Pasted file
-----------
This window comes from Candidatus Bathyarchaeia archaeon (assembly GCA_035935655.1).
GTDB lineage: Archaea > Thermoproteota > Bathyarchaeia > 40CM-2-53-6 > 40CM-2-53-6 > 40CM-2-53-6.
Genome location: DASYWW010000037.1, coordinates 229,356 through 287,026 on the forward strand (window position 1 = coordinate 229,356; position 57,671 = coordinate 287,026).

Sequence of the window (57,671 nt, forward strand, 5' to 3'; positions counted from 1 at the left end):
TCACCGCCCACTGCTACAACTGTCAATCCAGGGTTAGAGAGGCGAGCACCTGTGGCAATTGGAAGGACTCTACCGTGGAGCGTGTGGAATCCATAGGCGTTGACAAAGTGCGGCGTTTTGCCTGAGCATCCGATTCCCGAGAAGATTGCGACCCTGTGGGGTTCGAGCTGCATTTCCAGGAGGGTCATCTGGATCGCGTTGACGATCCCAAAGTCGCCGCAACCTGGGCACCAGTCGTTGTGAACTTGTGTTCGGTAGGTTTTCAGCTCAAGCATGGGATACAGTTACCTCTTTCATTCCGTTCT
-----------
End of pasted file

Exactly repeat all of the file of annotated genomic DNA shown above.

This window comes from Candidatus Bathyarchaeia archaeon (assembly GCA_035935655.1).
GTDB lineage: Archaea > Thermoproteota > Bathyarchaeia > 40CM-2-53-6 > 40CM-2-53-6 > 40CM-2-53-6.
Genome location: DASYWW010000037.1, coordinates 229,356 through 287,026 on the forward strand (window position 1 = coordinate 229,356; position 57,671 = coordinate 287,026).

Sequence of the window (57,671 nt, forward strand, 5' to 3'; positions counted from 1 at the left end):
TCACCGCCCACTGCTACAACTGTCAATCCAGGGTTAGAGAGGCGAGCACCTGTGGCAATTGGAAGGACTCTACCGTGGAGCGTGTGGAATCCATAGGCGTTGACAAAGTGCGGCGTTTTGCCTGAGCATCCGATTCCCGAGAAGATTGCGACCCTGTGGGGTTCGAGCTGCATTTCCAGGAGGGTCATCTGGATCGCGTTGACGATCCCAAAGTCGCCGCAACCTGGGCACCAGTCGTTGTGAACTTGTGTTCGGTAGGTTTTCAGCTCAAGCATGGGATACAGTTACCTCTTTCATTCCGTTCT